The Duchess Digest: Question that Frown to Turn it Around

“He who has a why to live, can bear with almost any how.” —Nietzsche

I recently read an excerpt from Viktor Frankl’s book Man’s Search for Meaning. He was reflecting on his initial depression and struggle as a prisoner in one of the Nazi concentration camps. He asked himself over and over, “Why is this happSunsets mean sunriseening to me?” It seems like a pretty fair question to ask in one of the most horrific situations of cruelty a human could endure. However, Mr. Frankl eventually chose to turn this question around. He reflected on Nietzsche’s philosophy about the “why” of our lives being the reason and the way we are driven to live. Frankl started to seek out others in the camp that seemed to be worse off then him. He would share his meager food rations and try to help and inspire who he could. Ultimately he said he realized that even when man seems to have no choices at all, he has the choice of his attitude and his character.

What a powerful realization. I’ve found myself asking “Why me?” a little too often lately. I read this excerpt from Mr. Frankl’s book and thought shame on me. There is always at least one person in our path each day that could benefit from our compassion and help. Turning the question “why me” into “how can I help?” is a great way to shift our minds away from selfishness. I have also found it’s a great way to feel connected to others around us.

Think of our recent election. Maybe your candidate choice won. Maybe he didn’t. Whether you voted Obama or not, one of the first things he said was that he recognized there were people who didn’t vote for him. But Obama acknowledged that he was still proud to be their President too and hoped they would benefit from his service. What a great example of inclusive compassion. Asking how we can be of service to others, even (and perhaps especially) the difficult people or those the most unlike ourselves is how we build community and choose our character. We all have the choice to ask “why me?” vs. “how can I help?” And it’s the little choices we make every day that build our habits and become our character. Hopefully our character will be made of kindness, of leadership and of service.

I recently read an excerpt from Viktor Frankl’s book Man’s Search for Meaning. He was reflecting on his initial depression and struggle as a prisoner in one of the Nazi concentration camps. He asked himself over and over, “why is this happening to me?” It seems like a pretty fair question to ask in one of the most horrific situations of cruelty a human could endure. However, Mr. Frankl eventually chose to turn this question around. He reflected on Nietzsche’s philosophy about the “why” of our lives being the reason and the way we are driven to live. Frankl started to seek out others in the camp that seemed to be worse off then him. He would share his meager food rations and try to help and inspire who he could. Ultimately he said he realized that even when man seems to have no choices at all, he has the choice of his attitude and his character.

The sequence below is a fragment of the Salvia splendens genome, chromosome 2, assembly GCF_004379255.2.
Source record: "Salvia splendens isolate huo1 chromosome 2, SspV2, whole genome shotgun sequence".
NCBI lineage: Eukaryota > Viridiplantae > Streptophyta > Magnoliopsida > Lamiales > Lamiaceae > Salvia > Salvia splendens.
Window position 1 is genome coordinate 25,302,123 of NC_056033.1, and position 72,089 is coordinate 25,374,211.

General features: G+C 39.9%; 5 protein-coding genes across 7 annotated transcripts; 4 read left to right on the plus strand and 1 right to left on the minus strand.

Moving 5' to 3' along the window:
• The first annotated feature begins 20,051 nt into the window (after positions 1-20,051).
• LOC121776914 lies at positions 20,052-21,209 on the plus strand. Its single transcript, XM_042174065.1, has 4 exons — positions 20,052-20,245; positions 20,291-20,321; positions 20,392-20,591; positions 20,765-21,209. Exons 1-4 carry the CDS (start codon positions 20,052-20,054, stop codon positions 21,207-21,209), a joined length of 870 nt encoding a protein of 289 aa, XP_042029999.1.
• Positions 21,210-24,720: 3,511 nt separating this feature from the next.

What a powerful realization. I’ve found myself asking “Why me?” a little too often lately. I read this excerpt from Mr. Frankl’s book and thought shame on me. There is always at least one person in our path each day that could benefit from our compassion and help. Turning the question “why me” into “how can I help?” is a great way to shift our minds away from selfishness. I have also found it’s a great way to feel connected to others around us.

Think of our recent election. Maybe your candidate choice won. Maybe he didn’t. Whether you voted Obama or not, one of the first things he said was that he recognized there were people who didn’t vote for him. But Obama acknowledged that he was still proud to be their President too and hoped they would benefit from his service. What a great example of inclusive compassion. Asking how we can be of service to others, even (and perhaps especially) the difficult people or those the most unlike ourselves is how we build community and choose our character. We all have the choice to ask “why me?” vs. “how can I help?” And it’s the little choices we make every day that build our habits and become our character. Hopefully our character will be made of kindness, of leadership and of service.

—Jill Brown

Jill Brown - Duchess GuideJill Brown is a Los Angeles, California based Life Coach and Writer. She earned her Bachelors in Humanities and Sociology from USU and is a member of the National Association for Conflict Resolution and the Ladies Who Launch Network. She is the founder of “The Duchess Guide” a website dedicated to helping women become their most fabulous and unique selves. She is an avid outdoor enthusiast, traveler and health nut. When she isn’t writing or working on Duchess, Jill loves spending all her free time with her Labrador – Betty. For more on The Duchess Guide or Jill visit: TheDuchessGuide.com